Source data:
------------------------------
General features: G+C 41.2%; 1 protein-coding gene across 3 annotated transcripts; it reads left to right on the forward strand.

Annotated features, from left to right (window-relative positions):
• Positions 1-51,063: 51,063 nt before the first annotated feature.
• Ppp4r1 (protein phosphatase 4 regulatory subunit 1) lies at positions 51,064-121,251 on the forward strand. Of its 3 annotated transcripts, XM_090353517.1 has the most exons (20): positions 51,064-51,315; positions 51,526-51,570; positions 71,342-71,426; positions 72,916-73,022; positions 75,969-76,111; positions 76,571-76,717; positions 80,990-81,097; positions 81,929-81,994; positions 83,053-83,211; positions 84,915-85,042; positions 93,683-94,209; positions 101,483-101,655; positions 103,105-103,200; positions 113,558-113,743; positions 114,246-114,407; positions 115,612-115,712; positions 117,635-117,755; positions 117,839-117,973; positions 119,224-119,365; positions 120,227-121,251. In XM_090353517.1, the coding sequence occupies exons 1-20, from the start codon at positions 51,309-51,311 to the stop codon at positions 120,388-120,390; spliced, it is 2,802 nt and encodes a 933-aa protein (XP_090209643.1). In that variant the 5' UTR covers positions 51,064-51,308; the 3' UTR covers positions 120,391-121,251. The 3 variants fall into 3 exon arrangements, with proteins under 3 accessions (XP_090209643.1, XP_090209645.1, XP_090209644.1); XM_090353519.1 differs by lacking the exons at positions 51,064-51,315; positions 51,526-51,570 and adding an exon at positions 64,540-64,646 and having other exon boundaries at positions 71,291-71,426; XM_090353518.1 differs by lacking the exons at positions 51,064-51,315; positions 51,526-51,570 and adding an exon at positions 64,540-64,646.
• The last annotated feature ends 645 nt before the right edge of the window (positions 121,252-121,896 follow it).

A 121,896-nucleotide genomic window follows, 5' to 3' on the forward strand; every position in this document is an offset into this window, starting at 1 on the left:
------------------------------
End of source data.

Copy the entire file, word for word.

General features: G+C 41.2%; 1 protein-coding gene across 3 annotated transcripts; it reads left to right on the forward strand.

Annotated features, from left to right (window-relative positions):
• Positions 1-51,063: 51,063 nt before the first annotated feature.
• Ppp4r1 (protein phosphatase 4 regulatory subunit 1) lies at positions 51,064-121,251 on the forward strand. Of its 3 annotated transcripts, XM_090353517.1 has the most exons (20): positions 51,064-51,315; positions 51,526-51,570; positions 71,342-71,426; positions 72,916-73,022; positions 75,969-76,111; positions 76,571-76,717; positions 80,990-81,097; positions 81,929-81,994; positions 83,053-83,211; positions 84,915-85,042; positions 93,683-94,209; positions 101,483-101,655; positions 103,105-103,200; positions 113,558-113,743; positions 114,246-114,407; positions 115,612-115,712; positions 117,635-117,755; positions 117,839-117,973; positions 119,224-119,365; positions 120,227-121,251. In XM_090353517.1, the coding sequence occupies exons 1-20, from the start codon at positions 51,309-51,311 to the stop codon at positions 120,388-120,390; spliced, it is 2,802 nt and encodes a 933-aa protein (XP_090209643.1). In that variant the 5' UTR covers positions 51,064-51,308; the 3' UTR covers positions 120,391-121,251. The 3 variants fall into 3 exon arrangements, with proteins under 3 accessions (XP_090209643.1, XP_090209645.1, XP_090209644.1); XM_090353519.1 differs by lacking the exons at positions 51,064-51,315; positions 51,526-51,570 and adding an exon at positions 64,540-64,646 and having other exon boundaries at positions 71,291-71,426; XM_090353518.1 differs by lacking the exons at positions 51,064-51,315; positions 51,526-51,570 and adding an exon at positions 64,540-64,646.
• The last annotated feature ends 645 nt before the right edge of the window (positions 121,252-121,896 follow it).

A 121,896-nucleotide genomic window follows, 5' to 3' on the forward strand; every position in this document is an offset into this window, starting at 1 on the left: